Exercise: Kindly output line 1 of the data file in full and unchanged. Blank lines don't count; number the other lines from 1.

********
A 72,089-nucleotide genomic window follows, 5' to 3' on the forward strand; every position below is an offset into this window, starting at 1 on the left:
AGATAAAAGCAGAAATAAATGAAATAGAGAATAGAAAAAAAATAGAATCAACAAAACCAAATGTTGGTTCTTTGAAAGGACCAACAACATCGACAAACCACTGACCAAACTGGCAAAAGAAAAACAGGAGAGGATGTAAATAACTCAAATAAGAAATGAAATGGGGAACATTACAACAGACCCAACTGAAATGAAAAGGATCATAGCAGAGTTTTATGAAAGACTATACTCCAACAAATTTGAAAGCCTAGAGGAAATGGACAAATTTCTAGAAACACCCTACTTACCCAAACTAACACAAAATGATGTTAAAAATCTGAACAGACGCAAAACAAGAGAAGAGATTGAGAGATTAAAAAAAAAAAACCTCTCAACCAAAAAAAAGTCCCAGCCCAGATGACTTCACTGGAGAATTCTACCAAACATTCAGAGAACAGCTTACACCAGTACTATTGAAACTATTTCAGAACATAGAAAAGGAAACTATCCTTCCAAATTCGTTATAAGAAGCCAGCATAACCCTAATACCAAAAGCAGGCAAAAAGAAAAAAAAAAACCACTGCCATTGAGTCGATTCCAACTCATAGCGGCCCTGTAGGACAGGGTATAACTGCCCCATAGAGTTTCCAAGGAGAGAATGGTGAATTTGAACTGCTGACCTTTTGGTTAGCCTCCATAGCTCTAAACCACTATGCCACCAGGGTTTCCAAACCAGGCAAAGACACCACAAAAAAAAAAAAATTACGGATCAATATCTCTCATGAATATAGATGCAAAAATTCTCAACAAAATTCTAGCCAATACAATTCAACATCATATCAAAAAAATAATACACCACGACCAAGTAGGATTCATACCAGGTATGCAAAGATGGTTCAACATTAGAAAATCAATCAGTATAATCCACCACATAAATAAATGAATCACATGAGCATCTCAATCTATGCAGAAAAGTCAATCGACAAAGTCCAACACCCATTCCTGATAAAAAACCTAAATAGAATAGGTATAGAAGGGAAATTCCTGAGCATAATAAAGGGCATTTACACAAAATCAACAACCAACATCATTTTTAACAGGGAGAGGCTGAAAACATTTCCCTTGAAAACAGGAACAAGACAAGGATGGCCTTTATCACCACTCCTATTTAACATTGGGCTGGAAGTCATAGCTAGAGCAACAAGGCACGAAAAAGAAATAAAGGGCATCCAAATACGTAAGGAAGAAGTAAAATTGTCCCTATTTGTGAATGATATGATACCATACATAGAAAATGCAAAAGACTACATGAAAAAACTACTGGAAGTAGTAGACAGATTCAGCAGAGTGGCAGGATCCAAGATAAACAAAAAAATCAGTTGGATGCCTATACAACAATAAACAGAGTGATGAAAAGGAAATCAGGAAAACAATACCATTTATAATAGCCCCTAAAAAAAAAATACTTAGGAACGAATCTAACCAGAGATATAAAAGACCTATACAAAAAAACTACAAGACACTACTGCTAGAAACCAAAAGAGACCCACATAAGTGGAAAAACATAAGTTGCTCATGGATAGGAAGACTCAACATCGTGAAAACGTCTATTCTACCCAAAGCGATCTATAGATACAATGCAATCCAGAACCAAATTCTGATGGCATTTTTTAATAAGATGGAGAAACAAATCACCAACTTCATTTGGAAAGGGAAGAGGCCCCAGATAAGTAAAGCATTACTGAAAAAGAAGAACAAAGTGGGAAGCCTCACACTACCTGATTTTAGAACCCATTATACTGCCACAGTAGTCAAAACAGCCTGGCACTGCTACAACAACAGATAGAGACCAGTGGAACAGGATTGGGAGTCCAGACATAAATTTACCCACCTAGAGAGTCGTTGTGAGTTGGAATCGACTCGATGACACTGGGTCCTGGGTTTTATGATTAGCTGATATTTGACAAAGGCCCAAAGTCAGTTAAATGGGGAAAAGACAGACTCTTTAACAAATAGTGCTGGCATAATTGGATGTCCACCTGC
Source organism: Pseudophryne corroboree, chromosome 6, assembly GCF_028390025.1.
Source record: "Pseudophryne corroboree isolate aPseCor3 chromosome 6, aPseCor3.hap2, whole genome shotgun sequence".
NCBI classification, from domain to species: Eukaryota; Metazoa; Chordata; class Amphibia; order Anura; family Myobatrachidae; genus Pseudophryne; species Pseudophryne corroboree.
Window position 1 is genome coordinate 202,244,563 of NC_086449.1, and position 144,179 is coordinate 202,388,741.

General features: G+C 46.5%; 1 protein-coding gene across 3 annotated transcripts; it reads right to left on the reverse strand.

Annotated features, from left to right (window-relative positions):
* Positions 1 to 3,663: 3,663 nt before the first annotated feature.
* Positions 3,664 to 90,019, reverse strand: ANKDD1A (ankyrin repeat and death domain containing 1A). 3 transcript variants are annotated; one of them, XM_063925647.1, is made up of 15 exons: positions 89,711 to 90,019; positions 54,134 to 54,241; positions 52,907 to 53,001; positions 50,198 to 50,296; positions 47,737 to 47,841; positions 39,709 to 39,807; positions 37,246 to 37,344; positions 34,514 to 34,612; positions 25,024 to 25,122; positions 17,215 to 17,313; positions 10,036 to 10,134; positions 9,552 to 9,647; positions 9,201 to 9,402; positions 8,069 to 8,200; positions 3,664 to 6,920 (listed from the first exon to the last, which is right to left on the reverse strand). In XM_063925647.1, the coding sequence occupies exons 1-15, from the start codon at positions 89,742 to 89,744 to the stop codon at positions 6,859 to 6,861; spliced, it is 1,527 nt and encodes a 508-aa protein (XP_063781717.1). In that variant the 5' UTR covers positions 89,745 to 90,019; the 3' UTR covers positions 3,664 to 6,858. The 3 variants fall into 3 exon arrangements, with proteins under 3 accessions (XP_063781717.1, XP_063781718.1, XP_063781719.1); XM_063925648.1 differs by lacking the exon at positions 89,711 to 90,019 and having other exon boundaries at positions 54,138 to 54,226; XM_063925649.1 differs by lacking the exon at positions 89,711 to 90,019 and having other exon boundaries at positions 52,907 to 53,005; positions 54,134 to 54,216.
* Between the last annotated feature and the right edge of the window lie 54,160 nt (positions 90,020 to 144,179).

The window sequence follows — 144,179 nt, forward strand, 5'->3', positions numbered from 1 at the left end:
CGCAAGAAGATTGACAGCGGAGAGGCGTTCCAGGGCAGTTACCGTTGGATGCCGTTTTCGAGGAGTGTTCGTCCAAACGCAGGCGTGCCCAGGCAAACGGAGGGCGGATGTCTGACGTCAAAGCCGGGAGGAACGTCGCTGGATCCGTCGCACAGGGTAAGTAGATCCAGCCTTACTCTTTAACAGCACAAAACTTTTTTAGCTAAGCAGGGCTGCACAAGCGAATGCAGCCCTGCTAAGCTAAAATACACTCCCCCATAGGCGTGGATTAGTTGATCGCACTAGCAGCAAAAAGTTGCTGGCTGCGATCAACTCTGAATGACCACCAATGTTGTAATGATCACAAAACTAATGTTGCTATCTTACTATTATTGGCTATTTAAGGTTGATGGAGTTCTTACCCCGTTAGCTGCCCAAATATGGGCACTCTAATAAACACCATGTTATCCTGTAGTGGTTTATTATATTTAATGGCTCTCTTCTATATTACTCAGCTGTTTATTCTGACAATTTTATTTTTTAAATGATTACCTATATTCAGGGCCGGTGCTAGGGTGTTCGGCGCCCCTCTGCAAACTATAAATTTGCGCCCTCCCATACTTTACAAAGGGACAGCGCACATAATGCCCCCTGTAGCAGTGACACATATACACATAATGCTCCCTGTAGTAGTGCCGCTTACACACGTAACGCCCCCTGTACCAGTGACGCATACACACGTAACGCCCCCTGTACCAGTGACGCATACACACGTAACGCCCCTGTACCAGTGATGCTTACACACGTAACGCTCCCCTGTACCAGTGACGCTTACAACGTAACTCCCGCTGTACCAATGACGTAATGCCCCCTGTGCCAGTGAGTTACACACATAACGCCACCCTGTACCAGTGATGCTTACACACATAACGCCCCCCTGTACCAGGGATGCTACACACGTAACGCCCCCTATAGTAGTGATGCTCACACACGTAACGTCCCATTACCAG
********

A 72,089-nucleotide genomic window follows, 5' to 3' on the forward strand; every position below is an offset into this window, starting at 1 on the left: